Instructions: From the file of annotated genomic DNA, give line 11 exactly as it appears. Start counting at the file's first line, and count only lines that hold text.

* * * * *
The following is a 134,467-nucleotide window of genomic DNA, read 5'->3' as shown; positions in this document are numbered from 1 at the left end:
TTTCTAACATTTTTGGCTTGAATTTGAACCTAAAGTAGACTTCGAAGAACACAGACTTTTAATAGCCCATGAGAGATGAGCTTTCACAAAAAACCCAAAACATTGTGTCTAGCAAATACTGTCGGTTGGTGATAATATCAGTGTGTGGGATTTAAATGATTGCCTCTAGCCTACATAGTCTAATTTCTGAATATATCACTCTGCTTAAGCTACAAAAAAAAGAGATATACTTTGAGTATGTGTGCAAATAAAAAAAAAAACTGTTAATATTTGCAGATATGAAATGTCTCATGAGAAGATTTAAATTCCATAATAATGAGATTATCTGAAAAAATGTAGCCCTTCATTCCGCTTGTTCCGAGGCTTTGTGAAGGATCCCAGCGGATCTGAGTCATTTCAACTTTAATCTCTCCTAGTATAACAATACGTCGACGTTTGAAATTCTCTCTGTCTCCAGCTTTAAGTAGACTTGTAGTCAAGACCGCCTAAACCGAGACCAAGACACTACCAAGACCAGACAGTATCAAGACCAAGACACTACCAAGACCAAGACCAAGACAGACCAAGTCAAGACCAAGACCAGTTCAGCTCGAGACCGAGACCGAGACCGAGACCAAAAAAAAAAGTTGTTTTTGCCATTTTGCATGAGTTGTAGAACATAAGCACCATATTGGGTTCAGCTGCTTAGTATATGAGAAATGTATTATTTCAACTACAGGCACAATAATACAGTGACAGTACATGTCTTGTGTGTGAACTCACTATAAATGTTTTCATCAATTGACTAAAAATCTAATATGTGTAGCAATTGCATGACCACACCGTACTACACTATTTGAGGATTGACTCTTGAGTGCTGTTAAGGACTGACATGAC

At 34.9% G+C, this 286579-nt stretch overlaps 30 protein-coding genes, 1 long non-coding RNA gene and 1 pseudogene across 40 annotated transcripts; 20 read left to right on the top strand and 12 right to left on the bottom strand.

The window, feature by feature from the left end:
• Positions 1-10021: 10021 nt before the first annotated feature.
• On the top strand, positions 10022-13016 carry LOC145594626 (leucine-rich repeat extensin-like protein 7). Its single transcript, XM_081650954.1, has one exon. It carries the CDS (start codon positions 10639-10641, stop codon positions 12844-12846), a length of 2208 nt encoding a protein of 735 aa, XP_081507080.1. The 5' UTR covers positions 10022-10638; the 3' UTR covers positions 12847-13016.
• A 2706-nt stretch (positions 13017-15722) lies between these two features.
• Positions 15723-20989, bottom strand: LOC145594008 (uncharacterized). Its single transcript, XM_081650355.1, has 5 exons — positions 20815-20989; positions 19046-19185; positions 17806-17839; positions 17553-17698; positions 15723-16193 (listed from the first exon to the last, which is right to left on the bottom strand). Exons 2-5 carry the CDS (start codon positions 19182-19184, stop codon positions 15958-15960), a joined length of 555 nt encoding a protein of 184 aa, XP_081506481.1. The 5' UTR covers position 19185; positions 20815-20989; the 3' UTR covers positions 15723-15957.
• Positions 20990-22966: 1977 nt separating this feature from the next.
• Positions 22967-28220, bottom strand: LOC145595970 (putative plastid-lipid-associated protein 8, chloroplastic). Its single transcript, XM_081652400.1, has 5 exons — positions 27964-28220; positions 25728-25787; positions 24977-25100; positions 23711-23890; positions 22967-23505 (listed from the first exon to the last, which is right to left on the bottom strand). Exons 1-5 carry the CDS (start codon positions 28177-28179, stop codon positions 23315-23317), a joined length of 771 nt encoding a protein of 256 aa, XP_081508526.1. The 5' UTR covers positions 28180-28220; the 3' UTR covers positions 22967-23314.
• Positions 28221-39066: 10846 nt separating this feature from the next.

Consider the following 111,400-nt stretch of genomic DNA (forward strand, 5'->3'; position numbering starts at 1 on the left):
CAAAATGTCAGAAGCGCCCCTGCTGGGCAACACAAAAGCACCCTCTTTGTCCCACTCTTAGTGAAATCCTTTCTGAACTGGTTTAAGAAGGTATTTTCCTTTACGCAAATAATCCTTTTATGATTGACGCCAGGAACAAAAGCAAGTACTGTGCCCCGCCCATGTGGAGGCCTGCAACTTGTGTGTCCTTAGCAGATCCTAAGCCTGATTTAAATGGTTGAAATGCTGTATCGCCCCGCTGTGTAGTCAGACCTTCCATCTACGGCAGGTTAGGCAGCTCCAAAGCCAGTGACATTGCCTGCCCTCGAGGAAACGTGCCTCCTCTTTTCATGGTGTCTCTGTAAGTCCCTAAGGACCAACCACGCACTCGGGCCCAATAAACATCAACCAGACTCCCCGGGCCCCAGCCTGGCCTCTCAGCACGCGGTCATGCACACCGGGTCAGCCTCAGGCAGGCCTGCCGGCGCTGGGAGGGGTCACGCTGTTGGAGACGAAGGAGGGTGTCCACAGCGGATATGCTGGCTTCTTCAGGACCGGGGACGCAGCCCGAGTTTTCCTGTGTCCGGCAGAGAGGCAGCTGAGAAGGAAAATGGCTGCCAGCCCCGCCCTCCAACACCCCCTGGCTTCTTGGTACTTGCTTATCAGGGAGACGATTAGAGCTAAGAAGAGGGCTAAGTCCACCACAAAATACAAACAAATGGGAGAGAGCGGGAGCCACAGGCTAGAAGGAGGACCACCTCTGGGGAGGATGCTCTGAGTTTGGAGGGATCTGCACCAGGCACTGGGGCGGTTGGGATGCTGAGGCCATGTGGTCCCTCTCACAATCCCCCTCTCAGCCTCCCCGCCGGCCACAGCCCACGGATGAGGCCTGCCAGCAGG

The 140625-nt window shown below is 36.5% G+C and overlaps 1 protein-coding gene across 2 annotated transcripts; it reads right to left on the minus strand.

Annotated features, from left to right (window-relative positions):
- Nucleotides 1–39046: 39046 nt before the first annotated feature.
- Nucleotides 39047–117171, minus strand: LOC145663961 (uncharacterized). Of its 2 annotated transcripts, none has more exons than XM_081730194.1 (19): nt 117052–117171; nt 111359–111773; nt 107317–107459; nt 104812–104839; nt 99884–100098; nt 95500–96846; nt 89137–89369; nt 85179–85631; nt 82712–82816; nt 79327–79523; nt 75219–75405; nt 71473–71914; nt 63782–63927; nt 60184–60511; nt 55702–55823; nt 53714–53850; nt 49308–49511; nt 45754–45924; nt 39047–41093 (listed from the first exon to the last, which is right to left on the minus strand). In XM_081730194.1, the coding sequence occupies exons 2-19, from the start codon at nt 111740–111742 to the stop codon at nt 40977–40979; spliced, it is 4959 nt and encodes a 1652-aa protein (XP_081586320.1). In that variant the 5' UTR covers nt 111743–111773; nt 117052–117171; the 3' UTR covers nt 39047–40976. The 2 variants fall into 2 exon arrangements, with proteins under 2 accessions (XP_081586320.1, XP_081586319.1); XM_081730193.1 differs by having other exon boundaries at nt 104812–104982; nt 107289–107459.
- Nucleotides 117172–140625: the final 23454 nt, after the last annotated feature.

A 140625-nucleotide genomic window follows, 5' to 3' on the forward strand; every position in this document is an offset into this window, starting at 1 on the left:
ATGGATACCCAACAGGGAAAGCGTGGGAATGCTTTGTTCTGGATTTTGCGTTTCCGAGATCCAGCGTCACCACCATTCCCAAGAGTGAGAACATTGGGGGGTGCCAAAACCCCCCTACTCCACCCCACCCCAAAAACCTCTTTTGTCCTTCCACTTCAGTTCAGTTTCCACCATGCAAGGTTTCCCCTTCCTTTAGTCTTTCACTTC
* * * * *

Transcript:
• Positions 28221-39066: 10846 nt separating this feature from the next.